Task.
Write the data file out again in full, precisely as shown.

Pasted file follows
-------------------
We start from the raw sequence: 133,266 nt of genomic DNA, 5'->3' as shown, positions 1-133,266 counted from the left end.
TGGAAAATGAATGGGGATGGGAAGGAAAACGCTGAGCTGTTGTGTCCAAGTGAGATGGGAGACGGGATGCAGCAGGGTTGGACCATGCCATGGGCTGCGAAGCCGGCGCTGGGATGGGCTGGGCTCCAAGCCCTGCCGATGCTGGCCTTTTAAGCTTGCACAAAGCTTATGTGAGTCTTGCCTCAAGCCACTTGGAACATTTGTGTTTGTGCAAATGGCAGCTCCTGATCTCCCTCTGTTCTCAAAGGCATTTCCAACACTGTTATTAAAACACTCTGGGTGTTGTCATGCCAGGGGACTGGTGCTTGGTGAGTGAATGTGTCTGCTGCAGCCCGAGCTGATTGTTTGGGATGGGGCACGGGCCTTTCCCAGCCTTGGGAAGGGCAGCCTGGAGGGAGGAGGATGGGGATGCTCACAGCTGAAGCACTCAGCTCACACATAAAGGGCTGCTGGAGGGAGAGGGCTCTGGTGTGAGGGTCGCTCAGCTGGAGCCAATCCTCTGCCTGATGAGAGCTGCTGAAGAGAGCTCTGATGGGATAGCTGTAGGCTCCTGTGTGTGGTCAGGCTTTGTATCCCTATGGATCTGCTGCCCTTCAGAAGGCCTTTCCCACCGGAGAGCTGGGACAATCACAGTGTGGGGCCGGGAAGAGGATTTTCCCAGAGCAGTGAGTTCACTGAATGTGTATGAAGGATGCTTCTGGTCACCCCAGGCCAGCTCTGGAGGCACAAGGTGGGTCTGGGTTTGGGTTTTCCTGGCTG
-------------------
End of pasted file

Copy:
We start from the raw sequence: 133,266 nt of genomic DNA, 5'->3' as shown, positions 1-133,266 counted from the left end.
TGGAAAATGAATGGGGATGGGAAGGAAAACGCTGAGCTGTTGTGTCCAAGTGAGATGGGAGACGGGATGCAGCAGGGTTGGACCATGCCATGGGCTGCGAAGCCGGCGCTGGGATGGGCTGGGCTCCAAGCCCTGCCGATGCTGGCCTTTTAAGCTTGCACAAAGCTTATGTGAGTCTTGCCTCAAGCCACTTGGAACATTTGTGTTTGTGCAAATGGCAGCTCCTGATCTCCCTCTGTTCTCAAAGGCATTTCCAACACTGTTATTAAAACACTCTGGGTGTTGTCATGCCAGGGGACTGGTGCTTGGTGAGTGAATGTGTCTGCTGCAGCCCGAGCTGATTGTTTGGGATGGGGCACGGGCCTTTCCCAGCCTTGGGAAGGGCAGCCTGGAGGGAGGAGGATGGGGATGCTCACAGCTGAAGCACTCAGCTCACACATAAAGGGCTGCTGGAGGGAGAGGGCTCTGGTGTGAGGGTCGCTCAGCTGGAGCCAATCCTCTGCCTGATGAGAGCTGCTGAAGAGAGCTCTGATGGGATAGCTGTAGGCTCCTGTGTGTGGTCAGGCTTTGTATCCCTATGGATCTGCTGCCCTTCAGAAGGCCTTTCCCACCGGAGAGCTGGGACAATCACAGTGTGGGGCCGGGAAGAGGATTTTCCCAGAGCAGTGAGTTCACTGAATGTGTATGAAGGATGCTTCTGGTCACCCCAGGCCAGCTCTGGAGGCACAAGGTGGGTCTGGGTTTGGGTTTTCCTGGCTG